According to Santos-Sainz (2013: 143), the habitus and imaginary of a student influence the type of journalist he or she becomes. So for example, journalism students with parents working in the same profession have another habitus and other goals than students, whose family backgrounds are in the working class. In many cases, they worked harder at school to gain their professional imaginaries. The social background also influences the self-identity of young journalists. Students without family linkages to the field of journalism tend to choose this profession because of good reputation, proper salaries and a possibility to achieve their life-goals. Contrary, a student with rich parents states that his field of vision was limited because she has “always been in private schools, in a closed universe, all people there do the same” (Santos-Sainz, 2013: 145). These findings indicate that the profession of journalism is not homogeneous. Even if many schools of journalism seem to enable students from the working class to achieve their goals, most young journalists still come from the upper class and elite (Santos-Sainz, 2013: 143-147).

    The profession of journalism has to face a loss of credibility in France because there seems to be a kind of agreement between reporters, political powers and economic financiers (Santos-Sainz, 2013: 140). This somehow contradicts the self-perception of young journalists, who consider freedom and autonomy in their work as very important standards. Furthermore, many students are willing to accept bad working conditions and low salaries because they consider journalism to be a highly regarded profession with a good social status (Santos-Sainz, 2013: 148). Those motivations fit their commonly self-identities as “observer and narrator of events (…), as a professional research (…) and as a historian of the contemporary world who analyses and puts the events into perspective” (Santos-Sainz, 2013: 150). Nevertheless, there is much criticism on so-called ‘specialist journalists’ from inside and outside the profession. Those journalists focus on one special topic and are therefore limited to their sources, which is why their articles seem to serve their relationships to experts except the general audience (Marchetti, 2009: 381). Additionally, the difference in role perceptions between the press sector and broadcasting media has to be mentioned. As Kuhn (2013: 130) describes, journalists working for newspapers are more offensive against the government while reporters working for French broadcasters tend to hesitate criticising and offending politicians.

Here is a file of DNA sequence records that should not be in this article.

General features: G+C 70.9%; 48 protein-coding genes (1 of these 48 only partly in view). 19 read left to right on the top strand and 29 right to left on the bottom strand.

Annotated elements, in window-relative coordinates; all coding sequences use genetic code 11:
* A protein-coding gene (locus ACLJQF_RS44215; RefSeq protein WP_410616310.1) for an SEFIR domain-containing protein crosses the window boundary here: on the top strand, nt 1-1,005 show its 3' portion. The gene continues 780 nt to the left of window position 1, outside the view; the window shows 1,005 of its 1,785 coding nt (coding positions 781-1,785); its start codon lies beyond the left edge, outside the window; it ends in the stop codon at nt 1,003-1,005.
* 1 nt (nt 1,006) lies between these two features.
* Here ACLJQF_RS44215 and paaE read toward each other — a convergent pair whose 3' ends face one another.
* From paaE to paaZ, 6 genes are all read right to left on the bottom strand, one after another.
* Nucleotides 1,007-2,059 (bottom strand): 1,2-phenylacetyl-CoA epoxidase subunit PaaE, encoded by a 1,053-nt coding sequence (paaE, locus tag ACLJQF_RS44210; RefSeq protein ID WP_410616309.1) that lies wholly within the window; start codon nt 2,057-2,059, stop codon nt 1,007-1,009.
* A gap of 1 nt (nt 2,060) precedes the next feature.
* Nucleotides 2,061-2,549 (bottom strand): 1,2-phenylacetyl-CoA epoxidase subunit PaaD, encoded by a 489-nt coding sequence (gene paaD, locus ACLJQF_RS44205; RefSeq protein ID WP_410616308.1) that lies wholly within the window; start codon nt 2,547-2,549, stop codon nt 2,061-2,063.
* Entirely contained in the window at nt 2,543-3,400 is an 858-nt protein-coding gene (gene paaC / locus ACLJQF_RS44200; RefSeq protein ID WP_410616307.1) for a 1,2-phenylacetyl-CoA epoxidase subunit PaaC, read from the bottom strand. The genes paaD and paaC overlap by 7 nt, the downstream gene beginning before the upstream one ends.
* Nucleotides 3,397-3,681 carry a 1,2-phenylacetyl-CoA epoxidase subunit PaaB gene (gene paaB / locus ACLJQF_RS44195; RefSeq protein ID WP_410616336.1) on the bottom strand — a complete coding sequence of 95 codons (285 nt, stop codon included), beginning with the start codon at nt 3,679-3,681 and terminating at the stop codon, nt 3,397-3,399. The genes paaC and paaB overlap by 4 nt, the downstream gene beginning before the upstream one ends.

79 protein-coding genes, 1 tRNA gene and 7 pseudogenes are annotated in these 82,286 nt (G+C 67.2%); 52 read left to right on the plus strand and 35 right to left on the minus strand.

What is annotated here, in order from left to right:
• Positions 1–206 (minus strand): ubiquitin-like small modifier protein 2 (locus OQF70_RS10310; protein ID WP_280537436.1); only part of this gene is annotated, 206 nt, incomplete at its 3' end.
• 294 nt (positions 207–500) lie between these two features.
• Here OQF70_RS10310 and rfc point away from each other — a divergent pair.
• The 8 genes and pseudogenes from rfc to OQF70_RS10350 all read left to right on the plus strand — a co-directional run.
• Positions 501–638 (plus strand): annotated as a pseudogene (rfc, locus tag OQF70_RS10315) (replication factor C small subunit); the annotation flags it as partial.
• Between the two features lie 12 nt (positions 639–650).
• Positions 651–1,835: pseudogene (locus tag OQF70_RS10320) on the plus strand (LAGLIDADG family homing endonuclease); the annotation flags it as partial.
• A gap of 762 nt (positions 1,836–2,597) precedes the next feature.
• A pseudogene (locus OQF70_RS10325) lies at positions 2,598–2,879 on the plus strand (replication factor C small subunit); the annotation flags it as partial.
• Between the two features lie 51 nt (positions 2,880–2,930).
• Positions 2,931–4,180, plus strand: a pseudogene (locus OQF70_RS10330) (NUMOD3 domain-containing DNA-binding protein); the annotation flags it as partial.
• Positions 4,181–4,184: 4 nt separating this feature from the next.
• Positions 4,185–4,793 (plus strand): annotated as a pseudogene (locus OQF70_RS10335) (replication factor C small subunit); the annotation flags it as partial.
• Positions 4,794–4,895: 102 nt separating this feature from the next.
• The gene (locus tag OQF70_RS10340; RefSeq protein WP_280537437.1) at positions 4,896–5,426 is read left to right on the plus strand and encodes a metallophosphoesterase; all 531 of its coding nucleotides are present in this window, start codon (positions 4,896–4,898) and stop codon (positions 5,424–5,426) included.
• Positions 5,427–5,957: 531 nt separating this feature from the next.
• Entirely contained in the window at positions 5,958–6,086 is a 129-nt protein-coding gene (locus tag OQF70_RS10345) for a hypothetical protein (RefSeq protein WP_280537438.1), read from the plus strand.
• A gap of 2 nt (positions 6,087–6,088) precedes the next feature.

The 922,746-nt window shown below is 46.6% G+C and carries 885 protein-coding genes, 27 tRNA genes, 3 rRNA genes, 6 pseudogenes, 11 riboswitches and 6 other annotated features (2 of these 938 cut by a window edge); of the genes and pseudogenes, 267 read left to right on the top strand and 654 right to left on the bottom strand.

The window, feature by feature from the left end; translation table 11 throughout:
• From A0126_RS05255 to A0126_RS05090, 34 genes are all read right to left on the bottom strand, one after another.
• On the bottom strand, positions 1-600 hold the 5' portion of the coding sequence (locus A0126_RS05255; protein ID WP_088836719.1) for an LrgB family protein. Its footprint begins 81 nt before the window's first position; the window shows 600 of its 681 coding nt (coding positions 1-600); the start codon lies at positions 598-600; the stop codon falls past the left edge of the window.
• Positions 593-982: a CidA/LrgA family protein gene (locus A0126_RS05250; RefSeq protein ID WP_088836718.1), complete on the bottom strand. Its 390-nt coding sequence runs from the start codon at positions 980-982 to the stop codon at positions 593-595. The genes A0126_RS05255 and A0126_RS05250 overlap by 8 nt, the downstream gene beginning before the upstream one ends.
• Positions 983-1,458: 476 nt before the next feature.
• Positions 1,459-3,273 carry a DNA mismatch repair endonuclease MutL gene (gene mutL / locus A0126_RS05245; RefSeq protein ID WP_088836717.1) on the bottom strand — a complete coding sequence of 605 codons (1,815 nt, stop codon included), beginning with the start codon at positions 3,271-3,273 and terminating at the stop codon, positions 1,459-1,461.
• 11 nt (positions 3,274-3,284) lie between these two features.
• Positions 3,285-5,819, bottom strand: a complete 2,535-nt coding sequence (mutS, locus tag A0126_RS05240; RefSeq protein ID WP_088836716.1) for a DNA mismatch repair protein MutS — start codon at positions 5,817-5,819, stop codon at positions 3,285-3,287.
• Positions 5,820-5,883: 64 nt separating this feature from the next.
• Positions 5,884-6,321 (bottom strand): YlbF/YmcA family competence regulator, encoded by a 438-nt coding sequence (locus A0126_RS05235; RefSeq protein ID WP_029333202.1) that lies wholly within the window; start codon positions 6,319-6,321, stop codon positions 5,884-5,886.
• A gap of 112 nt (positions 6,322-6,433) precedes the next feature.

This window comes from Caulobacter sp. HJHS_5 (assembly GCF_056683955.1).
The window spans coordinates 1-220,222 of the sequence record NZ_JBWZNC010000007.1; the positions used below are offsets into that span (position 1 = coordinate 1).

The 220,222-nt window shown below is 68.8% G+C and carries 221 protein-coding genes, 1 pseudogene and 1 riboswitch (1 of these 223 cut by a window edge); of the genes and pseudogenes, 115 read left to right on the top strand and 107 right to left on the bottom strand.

Limitations of journalists’ autonomy and interference in freedom of expression